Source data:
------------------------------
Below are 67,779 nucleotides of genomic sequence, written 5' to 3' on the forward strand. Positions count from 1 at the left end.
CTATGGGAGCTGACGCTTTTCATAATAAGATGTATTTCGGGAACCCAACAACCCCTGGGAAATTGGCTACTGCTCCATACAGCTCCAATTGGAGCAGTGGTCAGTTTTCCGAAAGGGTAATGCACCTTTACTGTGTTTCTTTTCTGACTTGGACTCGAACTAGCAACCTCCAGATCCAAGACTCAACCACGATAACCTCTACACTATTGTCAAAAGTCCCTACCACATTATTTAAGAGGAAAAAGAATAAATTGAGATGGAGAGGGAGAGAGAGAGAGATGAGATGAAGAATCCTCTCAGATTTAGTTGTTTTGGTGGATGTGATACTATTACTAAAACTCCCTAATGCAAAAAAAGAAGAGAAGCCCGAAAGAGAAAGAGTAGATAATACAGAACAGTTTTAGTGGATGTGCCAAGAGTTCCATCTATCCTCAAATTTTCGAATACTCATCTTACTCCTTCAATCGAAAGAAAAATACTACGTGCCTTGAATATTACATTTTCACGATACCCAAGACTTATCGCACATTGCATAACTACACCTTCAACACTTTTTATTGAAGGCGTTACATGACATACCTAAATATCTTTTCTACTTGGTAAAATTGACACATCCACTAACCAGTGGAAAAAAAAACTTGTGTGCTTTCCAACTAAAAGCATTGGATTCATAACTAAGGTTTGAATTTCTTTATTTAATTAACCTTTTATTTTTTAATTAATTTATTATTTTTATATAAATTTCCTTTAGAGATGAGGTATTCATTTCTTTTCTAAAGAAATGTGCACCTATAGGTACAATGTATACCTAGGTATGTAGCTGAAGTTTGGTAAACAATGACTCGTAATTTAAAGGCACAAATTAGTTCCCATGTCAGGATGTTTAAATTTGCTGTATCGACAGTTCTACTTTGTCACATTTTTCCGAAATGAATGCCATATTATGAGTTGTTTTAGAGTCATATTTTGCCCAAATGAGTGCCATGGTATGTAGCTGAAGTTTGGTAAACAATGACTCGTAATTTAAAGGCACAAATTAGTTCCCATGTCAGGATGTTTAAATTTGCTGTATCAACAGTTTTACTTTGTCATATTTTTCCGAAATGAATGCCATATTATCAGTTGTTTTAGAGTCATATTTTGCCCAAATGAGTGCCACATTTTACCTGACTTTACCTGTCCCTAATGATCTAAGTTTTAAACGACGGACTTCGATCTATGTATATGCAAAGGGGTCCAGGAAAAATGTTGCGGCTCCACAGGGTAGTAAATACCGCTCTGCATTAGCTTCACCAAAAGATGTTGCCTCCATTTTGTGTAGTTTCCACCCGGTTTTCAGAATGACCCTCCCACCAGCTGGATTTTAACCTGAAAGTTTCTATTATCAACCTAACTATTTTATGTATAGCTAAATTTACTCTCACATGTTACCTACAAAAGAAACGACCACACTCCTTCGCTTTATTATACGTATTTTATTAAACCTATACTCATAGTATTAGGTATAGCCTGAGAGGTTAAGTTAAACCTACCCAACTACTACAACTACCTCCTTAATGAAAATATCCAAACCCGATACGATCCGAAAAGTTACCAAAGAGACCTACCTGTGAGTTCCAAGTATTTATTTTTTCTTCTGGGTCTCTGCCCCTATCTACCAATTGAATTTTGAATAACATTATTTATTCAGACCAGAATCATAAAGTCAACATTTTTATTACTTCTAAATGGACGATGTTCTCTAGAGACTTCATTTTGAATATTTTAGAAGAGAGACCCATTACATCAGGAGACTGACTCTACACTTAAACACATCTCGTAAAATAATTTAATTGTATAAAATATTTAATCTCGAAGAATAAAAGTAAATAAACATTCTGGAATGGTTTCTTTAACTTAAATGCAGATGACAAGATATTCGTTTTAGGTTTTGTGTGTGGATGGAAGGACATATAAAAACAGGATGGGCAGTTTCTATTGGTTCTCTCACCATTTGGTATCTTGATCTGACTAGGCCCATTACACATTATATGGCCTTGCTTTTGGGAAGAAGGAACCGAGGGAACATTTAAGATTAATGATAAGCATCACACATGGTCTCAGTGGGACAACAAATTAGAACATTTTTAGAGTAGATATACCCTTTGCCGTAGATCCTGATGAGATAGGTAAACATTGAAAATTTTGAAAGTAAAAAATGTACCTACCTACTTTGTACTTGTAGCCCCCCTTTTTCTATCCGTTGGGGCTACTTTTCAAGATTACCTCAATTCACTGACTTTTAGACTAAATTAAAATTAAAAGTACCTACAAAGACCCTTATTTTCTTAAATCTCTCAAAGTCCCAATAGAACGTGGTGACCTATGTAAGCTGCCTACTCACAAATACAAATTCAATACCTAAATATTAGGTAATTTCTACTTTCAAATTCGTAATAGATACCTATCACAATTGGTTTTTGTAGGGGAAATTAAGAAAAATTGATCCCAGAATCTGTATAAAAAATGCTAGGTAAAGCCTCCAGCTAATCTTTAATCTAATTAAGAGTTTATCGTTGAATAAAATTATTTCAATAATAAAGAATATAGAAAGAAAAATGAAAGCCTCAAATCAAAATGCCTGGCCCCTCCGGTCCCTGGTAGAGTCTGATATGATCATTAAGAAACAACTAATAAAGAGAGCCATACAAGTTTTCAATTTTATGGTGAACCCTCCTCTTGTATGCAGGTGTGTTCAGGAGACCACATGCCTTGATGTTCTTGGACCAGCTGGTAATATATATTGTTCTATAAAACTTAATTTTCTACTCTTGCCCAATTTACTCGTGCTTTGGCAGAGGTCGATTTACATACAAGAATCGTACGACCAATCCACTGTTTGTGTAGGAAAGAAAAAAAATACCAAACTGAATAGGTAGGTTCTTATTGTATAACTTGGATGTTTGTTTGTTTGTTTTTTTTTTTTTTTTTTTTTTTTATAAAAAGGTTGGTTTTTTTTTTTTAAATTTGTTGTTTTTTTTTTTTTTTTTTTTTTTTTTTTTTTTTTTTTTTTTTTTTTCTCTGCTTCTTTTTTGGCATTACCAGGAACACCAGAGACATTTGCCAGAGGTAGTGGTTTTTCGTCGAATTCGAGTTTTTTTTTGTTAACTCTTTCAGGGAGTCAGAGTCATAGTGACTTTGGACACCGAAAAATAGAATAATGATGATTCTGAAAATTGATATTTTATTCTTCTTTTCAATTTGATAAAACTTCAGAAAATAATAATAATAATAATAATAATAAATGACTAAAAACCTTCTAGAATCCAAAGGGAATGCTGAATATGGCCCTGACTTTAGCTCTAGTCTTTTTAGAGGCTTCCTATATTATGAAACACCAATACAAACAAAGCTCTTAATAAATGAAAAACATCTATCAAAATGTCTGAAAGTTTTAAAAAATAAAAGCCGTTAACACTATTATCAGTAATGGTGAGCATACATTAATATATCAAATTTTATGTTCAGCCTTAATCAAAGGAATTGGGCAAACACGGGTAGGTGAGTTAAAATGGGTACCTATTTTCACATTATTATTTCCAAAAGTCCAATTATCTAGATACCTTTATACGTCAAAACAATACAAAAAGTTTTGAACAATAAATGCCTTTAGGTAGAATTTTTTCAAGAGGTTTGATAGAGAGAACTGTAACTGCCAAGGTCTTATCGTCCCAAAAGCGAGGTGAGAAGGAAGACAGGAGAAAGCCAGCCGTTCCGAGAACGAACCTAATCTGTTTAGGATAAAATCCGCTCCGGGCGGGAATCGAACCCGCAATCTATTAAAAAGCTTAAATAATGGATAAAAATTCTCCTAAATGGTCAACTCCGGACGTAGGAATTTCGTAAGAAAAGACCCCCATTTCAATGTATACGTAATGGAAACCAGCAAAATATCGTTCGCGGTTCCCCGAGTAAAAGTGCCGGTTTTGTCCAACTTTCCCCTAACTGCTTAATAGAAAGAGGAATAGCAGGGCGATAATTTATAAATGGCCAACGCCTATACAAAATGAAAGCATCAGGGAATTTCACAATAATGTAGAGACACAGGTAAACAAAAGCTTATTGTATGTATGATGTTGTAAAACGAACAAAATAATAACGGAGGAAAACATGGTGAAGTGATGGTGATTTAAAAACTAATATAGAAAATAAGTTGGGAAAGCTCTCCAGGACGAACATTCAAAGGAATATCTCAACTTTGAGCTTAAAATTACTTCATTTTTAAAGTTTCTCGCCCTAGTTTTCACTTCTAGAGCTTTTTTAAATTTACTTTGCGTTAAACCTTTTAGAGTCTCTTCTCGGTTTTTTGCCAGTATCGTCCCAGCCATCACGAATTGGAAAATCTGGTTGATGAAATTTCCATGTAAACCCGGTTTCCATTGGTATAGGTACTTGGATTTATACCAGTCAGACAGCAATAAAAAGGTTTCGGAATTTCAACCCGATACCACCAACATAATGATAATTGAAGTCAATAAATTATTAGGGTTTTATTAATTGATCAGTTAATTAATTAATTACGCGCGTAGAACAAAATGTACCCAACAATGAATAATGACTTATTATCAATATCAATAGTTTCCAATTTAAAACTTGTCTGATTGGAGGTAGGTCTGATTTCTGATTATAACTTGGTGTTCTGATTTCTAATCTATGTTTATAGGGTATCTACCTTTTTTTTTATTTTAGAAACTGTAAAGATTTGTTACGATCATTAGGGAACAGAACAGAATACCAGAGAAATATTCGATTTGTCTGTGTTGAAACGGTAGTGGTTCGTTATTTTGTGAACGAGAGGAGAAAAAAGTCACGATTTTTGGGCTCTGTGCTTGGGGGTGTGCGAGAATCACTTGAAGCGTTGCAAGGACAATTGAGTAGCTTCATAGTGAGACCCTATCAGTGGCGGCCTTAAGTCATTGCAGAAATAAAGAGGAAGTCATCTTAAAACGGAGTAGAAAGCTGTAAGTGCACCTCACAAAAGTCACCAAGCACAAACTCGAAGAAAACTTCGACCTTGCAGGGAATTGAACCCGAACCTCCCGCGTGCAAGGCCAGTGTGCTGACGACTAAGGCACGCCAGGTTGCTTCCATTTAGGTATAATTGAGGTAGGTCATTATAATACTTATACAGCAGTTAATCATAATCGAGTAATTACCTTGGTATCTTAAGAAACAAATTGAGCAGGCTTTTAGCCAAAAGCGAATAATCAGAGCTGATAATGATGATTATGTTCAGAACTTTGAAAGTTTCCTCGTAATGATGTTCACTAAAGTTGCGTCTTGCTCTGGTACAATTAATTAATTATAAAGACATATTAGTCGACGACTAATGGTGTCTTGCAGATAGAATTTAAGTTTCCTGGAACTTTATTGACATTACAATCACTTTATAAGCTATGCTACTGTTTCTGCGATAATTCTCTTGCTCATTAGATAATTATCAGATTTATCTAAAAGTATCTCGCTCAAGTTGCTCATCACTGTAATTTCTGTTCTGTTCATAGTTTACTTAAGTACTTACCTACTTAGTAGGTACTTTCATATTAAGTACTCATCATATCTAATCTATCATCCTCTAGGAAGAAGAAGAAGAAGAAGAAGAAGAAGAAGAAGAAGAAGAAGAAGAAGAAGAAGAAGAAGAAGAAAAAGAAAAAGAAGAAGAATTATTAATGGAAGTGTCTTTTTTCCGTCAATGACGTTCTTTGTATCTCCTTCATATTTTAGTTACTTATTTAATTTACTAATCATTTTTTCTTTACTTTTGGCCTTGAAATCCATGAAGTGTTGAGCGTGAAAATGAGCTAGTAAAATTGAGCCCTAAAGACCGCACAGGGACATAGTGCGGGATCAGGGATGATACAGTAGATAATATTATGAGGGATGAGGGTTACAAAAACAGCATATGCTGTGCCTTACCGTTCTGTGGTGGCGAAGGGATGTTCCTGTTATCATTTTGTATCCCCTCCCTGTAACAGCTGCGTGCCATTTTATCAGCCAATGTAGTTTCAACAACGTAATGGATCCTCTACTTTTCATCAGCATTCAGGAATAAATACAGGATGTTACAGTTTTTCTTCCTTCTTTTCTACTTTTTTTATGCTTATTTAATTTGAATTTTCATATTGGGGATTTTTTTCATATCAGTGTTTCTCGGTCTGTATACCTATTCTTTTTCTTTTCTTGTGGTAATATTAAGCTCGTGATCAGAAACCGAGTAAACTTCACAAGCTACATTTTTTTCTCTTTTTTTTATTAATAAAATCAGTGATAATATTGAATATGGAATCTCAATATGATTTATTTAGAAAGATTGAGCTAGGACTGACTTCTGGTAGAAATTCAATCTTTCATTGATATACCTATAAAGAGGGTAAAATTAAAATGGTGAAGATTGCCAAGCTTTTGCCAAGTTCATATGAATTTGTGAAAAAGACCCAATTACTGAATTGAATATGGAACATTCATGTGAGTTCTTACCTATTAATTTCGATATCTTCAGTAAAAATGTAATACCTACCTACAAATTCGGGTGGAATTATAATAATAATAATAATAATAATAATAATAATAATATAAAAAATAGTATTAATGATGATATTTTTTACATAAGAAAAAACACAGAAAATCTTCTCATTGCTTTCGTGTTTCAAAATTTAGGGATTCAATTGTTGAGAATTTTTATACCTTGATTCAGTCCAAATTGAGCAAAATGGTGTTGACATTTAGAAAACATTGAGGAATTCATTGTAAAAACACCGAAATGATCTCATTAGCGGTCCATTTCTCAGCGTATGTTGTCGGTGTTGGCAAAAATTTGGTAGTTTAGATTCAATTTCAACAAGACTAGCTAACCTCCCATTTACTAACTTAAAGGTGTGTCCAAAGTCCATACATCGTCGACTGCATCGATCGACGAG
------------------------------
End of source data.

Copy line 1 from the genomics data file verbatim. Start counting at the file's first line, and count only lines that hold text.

Below are 67,779 nucleotides of genomic sequence, written 5' to 3' on the forward strand. Positions count from 1 at the left end.